Do you realize that every time you read a book without pictures you become a production designer, casting director, and costume designer? Hell, you can be a director if you want to. Whether you know it or not, when you read a book without pictures, your brain fills in the blank spots. You can see the people, how they are dressed, which way they are moving, and what it looks like around them. Neat, huh?... (read more: click \'Introduction\' on menu above)

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…Out on the Edge of Nowhere

Posted by admin On August - 14 - 2009

It’s night. A dark, hot, dusty, and lonely night. Out on the edge of Lagos, Nigeria, you might as well be on the edge of nowhere.

You’ve been drinking Cognac in a dive called the Bamboo Cabin, and it’s time to get out of there. The natives are getting as restless as you are. You’re waiting. It seems you’re always waiting. But the cognac has started to kick in, and it’s good to be alone. The shortcut back to the flat is dark, no moon, no ambient light. The trail through the bush is dusty, and the shapes of the trees are close and menacing. Ahead, a fire in a steel drum as blazing, and two figures moving around it cause shadows to dig into shadows.

The smoke brings with it the smell of meat being hopelessly burned. You stop at the fire even though the heat adds to the oppressiveness. The men by the fire seem friendly, chattering away in Yoruba and laughing. If they notice your whiteness, they don’t show it. A brief negotiation, and for one nira, dinner is served. Burnt meat, onion, tomato, and bread wrapped in a newspaper you can’t read, and you burrow back into the darkness.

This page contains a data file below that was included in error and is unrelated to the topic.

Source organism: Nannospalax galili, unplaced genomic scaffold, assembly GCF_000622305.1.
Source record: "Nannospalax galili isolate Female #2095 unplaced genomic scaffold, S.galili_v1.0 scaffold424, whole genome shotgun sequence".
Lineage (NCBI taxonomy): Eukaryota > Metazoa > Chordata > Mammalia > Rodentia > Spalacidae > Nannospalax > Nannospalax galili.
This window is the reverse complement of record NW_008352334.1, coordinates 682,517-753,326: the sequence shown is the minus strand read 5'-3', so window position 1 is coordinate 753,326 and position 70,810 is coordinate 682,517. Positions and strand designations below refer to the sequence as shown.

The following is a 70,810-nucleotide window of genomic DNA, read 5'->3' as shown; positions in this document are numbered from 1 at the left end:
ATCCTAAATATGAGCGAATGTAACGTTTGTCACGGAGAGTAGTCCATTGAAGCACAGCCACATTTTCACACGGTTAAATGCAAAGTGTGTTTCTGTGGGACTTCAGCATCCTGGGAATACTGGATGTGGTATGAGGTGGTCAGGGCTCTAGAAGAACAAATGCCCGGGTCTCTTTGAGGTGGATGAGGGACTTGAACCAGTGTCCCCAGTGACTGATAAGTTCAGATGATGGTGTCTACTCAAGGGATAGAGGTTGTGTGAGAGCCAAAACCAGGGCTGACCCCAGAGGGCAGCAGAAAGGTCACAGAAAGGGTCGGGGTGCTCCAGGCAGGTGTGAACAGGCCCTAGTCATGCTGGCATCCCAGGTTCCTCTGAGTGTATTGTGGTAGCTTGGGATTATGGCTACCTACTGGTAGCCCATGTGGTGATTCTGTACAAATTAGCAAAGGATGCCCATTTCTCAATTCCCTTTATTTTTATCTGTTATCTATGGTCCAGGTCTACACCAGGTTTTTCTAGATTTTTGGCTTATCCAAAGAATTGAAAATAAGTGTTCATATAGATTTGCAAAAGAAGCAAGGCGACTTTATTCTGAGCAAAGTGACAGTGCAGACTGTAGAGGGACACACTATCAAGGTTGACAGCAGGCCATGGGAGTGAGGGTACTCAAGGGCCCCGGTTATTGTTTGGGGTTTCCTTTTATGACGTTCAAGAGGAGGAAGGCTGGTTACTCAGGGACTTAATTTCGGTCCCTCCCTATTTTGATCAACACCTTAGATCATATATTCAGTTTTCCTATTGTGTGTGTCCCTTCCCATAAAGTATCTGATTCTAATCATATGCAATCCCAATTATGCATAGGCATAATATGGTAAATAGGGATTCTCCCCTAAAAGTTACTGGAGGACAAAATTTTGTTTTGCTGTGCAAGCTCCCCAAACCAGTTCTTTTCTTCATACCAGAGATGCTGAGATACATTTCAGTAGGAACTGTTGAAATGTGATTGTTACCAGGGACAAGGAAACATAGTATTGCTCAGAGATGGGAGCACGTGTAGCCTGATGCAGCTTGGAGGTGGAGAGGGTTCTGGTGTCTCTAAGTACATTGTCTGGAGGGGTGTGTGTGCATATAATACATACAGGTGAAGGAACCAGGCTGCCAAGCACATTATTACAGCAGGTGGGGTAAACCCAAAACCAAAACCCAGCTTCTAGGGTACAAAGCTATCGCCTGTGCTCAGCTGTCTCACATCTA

Back at the flat you peel off the wet shirt and kick off the hiking boots, causing a small dust cloud. The flat: one room, linoleum floor, four bare and dirty mattresses in a row. One window with a screen over it. The screen is not there to keep out flies and mosquitoes, that’s impossible. Instead, it keeps out foot-long lizards. Fifteen or twenty are hanging there, eyeing the rolled up newspaper. Or is it you?

One candle on the floor standing on the remains of other candles and other nights makes the room bounce in its flicker. A warm bottle of Star Beer, Nigeria’s finest, sits among a half-dozen empties. In your camera bag is an opener, and you find it by feel.

You open the beer, spread out the newspaper you can’t read on the floor, check out the lizards one more time, sit on the edge of the mattress, and begin to chew the meat.

For a fleeting moment there is the lonely realization that no one in the world knows where you are. You push the thought away and you eat.